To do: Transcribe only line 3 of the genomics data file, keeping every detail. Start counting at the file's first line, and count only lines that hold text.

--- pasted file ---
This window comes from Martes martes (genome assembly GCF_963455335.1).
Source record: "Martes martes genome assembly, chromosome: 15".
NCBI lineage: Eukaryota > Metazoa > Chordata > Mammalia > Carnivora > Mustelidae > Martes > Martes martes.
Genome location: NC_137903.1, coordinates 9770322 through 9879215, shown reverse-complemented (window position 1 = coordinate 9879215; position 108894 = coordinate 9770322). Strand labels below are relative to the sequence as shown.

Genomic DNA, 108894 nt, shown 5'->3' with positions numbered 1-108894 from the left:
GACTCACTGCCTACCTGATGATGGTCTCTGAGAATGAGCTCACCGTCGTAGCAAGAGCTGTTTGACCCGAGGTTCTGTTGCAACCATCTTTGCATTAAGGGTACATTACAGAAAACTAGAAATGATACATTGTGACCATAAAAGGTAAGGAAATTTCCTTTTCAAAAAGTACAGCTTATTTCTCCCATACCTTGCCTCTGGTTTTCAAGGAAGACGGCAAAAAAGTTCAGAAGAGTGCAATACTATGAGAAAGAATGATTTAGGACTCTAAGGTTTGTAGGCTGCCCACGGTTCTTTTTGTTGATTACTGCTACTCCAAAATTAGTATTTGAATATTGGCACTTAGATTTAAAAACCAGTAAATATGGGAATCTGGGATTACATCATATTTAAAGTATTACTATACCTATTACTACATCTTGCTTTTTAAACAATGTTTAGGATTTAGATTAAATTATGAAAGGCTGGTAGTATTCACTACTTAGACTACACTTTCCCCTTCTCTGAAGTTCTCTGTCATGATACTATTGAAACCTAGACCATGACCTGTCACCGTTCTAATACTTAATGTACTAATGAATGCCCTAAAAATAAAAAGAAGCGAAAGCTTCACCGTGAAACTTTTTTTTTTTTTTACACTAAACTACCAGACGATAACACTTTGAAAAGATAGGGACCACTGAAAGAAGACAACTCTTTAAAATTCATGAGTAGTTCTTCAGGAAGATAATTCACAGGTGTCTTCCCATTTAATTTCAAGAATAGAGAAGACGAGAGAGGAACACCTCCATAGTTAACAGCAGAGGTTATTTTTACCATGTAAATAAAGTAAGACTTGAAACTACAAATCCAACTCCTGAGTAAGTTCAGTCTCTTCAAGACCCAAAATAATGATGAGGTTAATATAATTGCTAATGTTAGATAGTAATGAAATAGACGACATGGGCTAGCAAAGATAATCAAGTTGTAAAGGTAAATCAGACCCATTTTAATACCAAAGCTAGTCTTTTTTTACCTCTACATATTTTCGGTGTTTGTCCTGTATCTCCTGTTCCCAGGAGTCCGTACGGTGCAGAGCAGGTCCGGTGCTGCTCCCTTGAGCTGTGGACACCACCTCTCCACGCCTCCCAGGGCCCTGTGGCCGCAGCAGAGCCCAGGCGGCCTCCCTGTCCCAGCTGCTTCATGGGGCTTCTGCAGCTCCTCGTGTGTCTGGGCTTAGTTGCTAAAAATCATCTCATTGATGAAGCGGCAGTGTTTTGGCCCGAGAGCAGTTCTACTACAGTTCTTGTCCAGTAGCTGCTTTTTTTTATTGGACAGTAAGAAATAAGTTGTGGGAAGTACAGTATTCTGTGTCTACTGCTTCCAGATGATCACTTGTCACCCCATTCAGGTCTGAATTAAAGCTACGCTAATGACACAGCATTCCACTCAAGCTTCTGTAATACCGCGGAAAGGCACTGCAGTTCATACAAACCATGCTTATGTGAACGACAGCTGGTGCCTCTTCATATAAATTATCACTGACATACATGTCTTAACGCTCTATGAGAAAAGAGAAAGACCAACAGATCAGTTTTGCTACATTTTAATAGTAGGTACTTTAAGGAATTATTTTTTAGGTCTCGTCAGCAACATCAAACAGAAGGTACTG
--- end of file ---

NCBI lineage: Eukaryota > Metazoa > Chordata > Mammalia > Carnivora > Mustelidae > Martes > Martes martes.